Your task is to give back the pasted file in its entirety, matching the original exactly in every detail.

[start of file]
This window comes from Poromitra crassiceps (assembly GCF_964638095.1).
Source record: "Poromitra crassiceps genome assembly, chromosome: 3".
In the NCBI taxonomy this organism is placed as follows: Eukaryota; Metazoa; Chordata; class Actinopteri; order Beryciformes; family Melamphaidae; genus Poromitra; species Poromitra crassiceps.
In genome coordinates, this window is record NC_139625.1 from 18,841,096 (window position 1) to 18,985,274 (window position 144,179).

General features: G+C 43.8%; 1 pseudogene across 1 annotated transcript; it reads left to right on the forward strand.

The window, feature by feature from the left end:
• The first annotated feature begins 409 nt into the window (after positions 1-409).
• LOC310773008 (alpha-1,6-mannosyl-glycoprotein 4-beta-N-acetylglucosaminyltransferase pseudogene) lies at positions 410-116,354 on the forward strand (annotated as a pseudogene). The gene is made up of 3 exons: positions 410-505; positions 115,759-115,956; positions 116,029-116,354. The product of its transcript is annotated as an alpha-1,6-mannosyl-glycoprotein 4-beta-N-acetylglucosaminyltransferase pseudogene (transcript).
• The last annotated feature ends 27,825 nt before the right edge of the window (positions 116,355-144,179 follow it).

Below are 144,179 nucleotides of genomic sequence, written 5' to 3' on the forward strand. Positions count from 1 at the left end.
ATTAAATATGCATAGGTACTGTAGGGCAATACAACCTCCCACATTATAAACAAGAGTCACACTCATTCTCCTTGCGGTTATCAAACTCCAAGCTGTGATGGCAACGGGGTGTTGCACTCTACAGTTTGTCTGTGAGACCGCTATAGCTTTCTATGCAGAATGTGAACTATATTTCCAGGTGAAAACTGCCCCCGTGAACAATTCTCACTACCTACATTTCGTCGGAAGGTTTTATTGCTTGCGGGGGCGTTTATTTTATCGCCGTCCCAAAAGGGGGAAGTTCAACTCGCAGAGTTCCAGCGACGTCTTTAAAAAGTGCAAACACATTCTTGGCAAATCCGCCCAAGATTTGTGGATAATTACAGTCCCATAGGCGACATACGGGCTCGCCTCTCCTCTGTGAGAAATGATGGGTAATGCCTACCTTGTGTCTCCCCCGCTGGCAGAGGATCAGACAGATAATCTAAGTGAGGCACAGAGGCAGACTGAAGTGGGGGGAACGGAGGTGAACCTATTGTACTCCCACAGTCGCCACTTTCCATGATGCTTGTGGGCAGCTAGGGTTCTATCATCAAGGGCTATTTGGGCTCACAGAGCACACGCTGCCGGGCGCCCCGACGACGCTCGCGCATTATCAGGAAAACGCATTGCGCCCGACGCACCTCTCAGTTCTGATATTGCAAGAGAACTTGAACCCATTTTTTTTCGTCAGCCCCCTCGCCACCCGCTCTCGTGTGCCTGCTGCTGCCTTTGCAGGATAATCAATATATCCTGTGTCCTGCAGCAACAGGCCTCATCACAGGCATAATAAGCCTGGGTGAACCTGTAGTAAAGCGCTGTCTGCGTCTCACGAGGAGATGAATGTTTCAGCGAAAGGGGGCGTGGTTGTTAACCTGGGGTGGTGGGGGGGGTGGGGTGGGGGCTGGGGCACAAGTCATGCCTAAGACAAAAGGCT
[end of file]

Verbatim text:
This window comes from Poromitra crassiceps (assembly GCF_964638095.1).
Source record: "Poromitra crassiceps genome assembly, chromosome: 3".
In the NCBI taxonomy this organism is placed as follows: Eukaryota; Metazoa; Chordata; class Actinopteri; order Beryciformes; family Melamphaidae; genus Poromitra; species Poromitra crassiceps.
In genome coordinates, this window is record NC_139625.1 from 18,841,096 (window position 1) to 18,985,274 (window position 144,179).

General features: G+C 43.8%; 1 pseudogene across 1 annotated transcript; it reads left to right on the forward strand.

The window, feature by feature from the left end:
• The first annotated feature begins 409 nt into the window (after positions 1-409).
• LOC310773008 (alpha-1,6-mannosyl-glycoprotein 4-beta-N-acetylglucosaminyltransferase pseudogene) lies at positions 410-116,354 on the forward strand (annotated as a pseudogene). The gene is made up of 3 exons: positions 410-505; positions 115,759-115,956; positions 116,029-116,354. The product of its transcript is annotated as an alpha-1,6-mannosyl-glycoprotein 4-beta-N-acetylglucosaminyltransferase pseudogene (transcript).
• The last annotated feature ends 27,825 nt before the right edge of the window (positions 116,355-144,179 follow it).

Below are 144,179 nucleotides of genomic sequence, written 5' to 3' on the forward strand. Positions count from 1 at the left end.
ATTAAATATGCATAGGTACTGTAGGGCAATACAACCTCCCACATTATAAACAAGAGTCACACTCATTCTCCTTGCGGTTATCAAACTCCAAGCTGTGATGGCAACGGGGTGTTGCACTCTACAGTTTGTCTGTGAGACCGCTATAGCTTTCTATGCAGAATGTGAACTATATTTCCAGGTGAAAACTGCCCCCGTGAACAATTCTCACTACCTACATTTCGTCGGAAGGTTTTATTGCTTGCGGGGGCGTTTATTTTATCGCCGTCCCAAAAGGGGGAAGTTCAACTCGCAGAGTTCCAGCGACGTCTTTAAAAAGTGCAAACACATTCTTGGCAAATCCGCCCAAGATTTGTGGATAATTACAGTCCCATAGGCGACATACGGGCTCGCCTCTCCTCTGTGAGAAATGATGGGTAATGCCTACCTTGTGTCTCCCCCGCTGGCAGAGGATCAGACAGATAATCTAAGTGAGGCACAGAGGCAGACTGAAGTGGGGGGAACGGAGGTGAACCTATTGTACTCCCACAGTCGCCACTTTCCATGATGCTTGTGGGCAGCTAGGGTTCTATCATCAAGGGCTATTTGGGCTCACAGAGCACACGCTGCCGGGCGCCCCGACGACGCTCGCGCATTATCAGGAAAACGCATTGCGCCCGACGCACCTCTCAGTTCTGATATTGCAAGAGAACTTGAACCCATTTTTTTTCGTCAGCCCCCTCGCCACCCGCTCTCGTGTGCCTGCTGCTGCCTTTGCAGGATAATCAATATATCCTGTGTCCTGCAGCAACAGGCCTCATCACAGGCATAATAAGCCTGGGTGAACCTGTAGTAAAGCGCTGTCTGCGTCTCACGAGGAGATGAATGTTTCAGCGAAAGGGGGCGTGGTTGTTAACCTGGGGTGGTGGGGGGGGTGGGGTGGGGGCTGGGGCACAAGTCATGCCTAAGACAAAAGGCT